Homeland Security report details how teen hackers exploited security weaknesses in some of the world’s biggest companies | CNN Politics

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A group of teenage hackers managed to breach some of the world’s biggest tech firms last year by exploiting systemic security weaknesses in US telecom carriers and the business supply chain, a US government review of the incidents has found, in what is a cautionary tale for America’s critical infrastructure.

The Department of Homeland Security-led review of the hacks, which was shared exclusively with CNN, determined US regulators should penalize telecom firms with lax security practices and Congress should consider funding programs to steer American youth away from cybercrime.

The investigation of the hacks – which hit companies like Microsoft and Samsung – found that, in general, it was far too easy for the cybercriminals to intercept text messages that corporate employees use to log into systems.

“It is highly concerning that a loose band of hackers, including a number of teenagers, was able to consistently break into the best-defended companies in the world,” Homeland Security Secretary Alejandro Mayorkas told CNN in an interview, adding: “We are seeing a rise in juvenile cybercrime.”

After a series of high-profile cyberattacks marked his first four months in office, President Joe Biden established the DHS-led Cyber Safety Review Board in 2021 to study the root causes of major hacking incidents and inform policy on how to prevent the next big cyberattack.

Staffed by senior US cybersecurity officials and executives at major technology firms like Google, the board does not have regulatory authority, but its recommendations could shape legislation in Congress and future directives from federal agencies.

The board’s first review, released in July 2022, concluded that it could take nearly a decade to eradicate a vulnerability in software used by thousands of corporations and government agencies worldwide.

The second review, to be released Thursday, focused on a band of young criminal hackers based in the United Kingdom and Brazil that last year launched a series of attacks on Microsoft, Uber, Samsung and identity management firm Okta, among others. The audacious hacks were often followed by extortion demands and taunts by hackers who seemed to be out for publicity as much as they were for money.

The hacking group, known as Lapsus$, alarmed US officials because they were able to embarrass major tech firms with robust security programs.

“If richly resourced cybersecurity programs were so easily breached by a loosely organized threat actor group, which included several juveniles, how can organizations expect their programs to perform against well-resourced cybercrime syndicates and nation-state actors?” the Cyber Safety Review Board’s new report states.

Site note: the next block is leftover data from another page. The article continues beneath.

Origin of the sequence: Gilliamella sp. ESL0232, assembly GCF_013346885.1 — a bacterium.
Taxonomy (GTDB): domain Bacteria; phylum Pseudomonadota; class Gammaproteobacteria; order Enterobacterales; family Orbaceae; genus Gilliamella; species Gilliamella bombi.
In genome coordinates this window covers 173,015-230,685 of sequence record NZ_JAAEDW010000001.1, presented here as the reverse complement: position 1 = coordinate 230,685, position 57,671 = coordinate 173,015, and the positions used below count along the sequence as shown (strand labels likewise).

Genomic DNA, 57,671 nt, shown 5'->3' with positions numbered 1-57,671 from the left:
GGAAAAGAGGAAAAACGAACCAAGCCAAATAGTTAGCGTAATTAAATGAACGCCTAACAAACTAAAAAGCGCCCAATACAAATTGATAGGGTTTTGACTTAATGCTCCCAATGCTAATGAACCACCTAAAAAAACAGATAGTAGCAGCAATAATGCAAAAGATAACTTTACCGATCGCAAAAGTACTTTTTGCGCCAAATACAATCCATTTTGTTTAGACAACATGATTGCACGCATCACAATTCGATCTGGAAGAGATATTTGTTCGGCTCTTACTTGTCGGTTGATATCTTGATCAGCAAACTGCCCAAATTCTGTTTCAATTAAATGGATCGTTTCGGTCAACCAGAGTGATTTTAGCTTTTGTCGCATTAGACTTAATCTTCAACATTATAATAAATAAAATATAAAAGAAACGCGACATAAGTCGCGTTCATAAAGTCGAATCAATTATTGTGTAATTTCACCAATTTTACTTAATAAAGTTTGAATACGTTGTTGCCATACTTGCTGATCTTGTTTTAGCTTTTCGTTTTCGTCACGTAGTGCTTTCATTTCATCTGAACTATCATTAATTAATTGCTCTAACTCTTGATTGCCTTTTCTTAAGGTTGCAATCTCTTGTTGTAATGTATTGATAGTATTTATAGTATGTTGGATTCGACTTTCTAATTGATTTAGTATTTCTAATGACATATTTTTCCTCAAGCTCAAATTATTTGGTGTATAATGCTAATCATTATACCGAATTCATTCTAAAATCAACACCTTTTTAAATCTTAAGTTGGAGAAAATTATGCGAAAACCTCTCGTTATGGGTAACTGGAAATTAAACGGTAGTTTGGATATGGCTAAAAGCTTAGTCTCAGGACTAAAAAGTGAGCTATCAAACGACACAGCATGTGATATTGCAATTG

Hacks associated with Lapsus$ have not been reported in months, in part because multiple alleged members of the group were arrested in the UK last year. But the group’s knack for social engineering – tricking victim organizations to surrender login information by targeting tech support – is a tactic that cybersecurity experts say lives on.

“It really stood out to us how much the group had studied how these businesses operate,” Heather Adkins, a vice president of security engineering at Google and vice chair of the Cyber Safety Review Board, told CNN.

Lapsus$, and other hacking crews like them, have wreaked havoc by conducting “SIM-swapping” attacks, which essentially take over a victim’s phone number by having it transferred to another device.

“When you have SIM swapping, it’s really high impact. It can be really devastating to the victim. They can be cleaned out financially,” Robert Silvers, DHS under secretary for strategy, policy, and plans, who chairs the review board, told CNN.

The board wants telecom carriers to report SIM-swapping attacks to US regulatory agencies, and for those agencies to penalize carriers when they don’t adequately protect customers from such attacks.

Aggressively targeting corporate victims is not unique to juvenile hackers, but in taunting victims and reporters, Lapsus$ has brought new attention to the issue of wayward online youth.

Countries like the Netherlands and the UK have programs to direct young hackers away from crime, but the US is sorely lacking in this area, the board found.

Allison Nixon, a security expert who has worked with young victims of online harassment, told CNN that any new US program for juvenile cybercrime intervention should protect victims as well as perpetrators.

“We very much need a juvenile intervention program,” said Nixon, who is chief researcher officer at security firm Unit 221B, and who was consulted by the review board for their report. “We need processes where these at-risk kids can be put into these programs and directed to a more productive path in life.”

“Many of the perpetrators,” Nixon added, “started out as victims.”

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